My library has gone Self-Service, and I don’t know how I feel about it.
Last week I snuck out with four books tucked under my arm, feeling like a thief. Yes, I had scanned them in. But it still seems hugely wicked to go into this Aladdin’s Cave of treasure and walk away with a bundle of loot under my arm – and no-one to stop me. Is there an element of misplaced trust here on the part of the County Councils, I wonder? I know that the number of books stolen from libraries around the country is quite shocking. Are the authorities just throwing in the towel, accepting what they consider to be the inevitable?
And what is to happen to the Librarians? I love librarians. They are prepared to take so much time with you, to find what you want, to help you. They come up with all sorts of suggestions – and are quick to point out if you have taken out a certain book previously, as I did twice! They will even point you in the direction of talks, exhibitions and meetings that might be of interest to you, according to the books you take out. A young man in my library handed me a flyer about author Chris Binchy being a Writer in Residence in Cabinteely Library, giving help to prospective authors on four successive Saturdays. This because I had taken out a book entitled Writing Your First Novel….before the new system started, I may say. Will the Self-Service software do this?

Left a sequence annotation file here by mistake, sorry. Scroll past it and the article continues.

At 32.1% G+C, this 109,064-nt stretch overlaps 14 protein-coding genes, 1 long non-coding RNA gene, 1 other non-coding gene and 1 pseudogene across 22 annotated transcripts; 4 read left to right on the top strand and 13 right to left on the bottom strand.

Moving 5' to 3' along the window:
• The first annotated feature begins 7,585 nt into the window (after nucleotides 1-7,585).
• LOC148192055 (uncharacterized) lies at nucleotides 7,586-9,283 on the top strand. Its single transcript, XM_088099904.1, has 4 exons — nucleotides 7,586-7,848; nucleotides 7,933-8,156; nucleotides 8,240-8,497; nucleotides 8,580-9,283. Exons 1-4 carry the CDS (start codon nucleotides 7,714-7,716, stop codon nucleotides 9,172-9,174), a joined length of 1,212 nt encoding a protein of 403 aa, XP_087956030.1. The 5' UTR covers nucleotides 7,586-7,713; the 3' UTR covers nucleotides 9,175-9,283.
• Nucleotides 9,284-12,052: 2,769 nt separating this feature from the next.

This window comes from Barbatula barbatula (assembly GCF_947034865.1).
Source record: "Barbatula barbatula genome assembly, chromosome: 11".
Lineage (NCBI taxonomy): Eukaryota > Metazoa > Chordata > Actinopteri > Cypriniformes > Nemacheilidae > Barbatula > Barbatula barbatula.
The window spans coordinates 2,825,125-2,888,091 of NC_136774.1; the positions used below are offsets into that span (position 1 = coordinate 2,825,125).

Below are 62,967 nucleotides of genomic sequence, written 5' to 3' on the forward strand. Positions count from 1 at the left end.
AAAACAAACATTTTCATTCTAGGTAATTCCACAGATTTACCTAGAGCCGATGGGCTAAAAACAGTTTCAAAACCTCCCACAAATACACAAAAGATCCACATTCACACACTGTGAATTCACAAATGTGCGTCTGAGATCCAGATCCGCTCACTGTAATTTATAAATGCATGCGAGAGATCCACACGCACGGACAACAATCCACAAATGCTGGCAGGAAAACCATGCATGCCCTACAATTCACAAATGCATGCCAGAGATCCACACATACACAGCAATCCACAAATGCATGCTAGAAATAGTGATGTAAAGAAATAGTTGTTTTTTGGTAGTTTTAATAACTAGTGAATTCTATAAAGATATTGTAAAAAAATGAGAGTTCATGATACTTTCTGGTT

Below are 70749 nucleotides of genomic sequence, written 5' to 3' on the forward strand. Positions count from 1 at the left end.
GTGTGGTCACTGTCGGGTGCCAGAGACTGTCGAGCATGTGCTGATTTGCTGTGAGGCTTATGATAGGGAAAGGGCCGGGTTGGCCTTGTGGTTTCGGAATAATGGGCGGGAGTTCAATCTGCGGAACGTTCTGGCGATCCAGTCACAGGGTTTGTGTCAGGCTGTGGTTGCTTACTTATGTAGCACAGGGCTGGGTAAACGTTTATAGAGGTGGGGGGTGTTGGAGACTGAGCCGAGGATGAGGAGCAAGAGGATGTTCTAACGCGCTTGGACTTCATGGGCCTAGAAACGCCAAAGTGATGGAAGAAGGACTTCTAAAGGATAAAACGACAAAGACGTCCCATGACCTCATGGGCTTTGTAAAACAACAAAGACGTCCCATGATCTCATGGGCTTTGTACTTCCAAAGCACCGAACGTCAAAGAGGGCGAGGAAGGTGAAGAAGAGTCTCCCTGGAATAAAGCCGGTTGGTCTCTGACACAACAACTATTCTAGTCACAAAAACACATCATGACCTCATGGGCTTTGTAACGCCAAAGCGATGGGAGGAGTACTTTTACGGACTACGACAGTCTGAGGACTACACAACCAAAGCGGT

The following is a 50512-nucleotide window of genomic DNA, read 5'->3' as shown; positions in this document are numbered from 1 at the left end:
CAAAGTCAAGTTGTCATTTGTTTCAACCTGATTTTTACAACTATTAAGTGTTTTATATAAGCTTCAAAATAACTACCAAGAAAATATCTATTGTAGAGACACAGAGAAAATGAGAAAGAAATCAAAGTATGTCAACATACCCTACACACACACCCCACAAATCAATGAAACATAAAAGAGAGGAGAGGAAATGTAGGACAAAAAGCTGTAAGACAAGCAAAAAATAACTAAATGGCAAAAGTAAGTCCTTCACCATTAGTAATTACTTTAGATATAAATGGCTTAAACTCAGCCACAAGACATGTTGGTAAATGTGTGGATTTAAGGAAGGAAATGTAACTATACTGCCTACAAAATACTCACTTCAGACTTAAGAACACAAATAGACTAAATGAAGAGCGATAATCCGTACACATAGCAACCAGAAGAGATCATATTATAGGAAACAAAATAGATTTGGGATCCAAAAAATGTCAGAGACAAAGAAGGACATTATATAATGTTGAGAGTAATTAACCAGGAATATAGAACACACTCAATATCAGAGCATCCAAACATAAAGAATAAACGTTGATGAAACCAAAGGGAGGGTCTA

When I went to order Margaret Drabble’s latest book (don’t bother!) at the desk before Christmas I saw a notice-board which informed me that she had spoken at The Pavilion in Dun Laoghaire the previous week! How had I missed it? Because I had been using the Self-Service option and hadn’t gone to the desk when I was getting out my last batch of books.
These are trivial objections to the new system. We can adjust …of course we can. But the people who will really suffer are the lonely people who went on a regular basis to their library to browse at their leisure and then go up and have a chat – maybe an extended chat, I admit – with the librarian, who has, over the years, become a friend. Instead of getting out half a dozen books for the three-week lending period, they would get just one, or maybe two. Why? So that they could visit more often, and chat more often.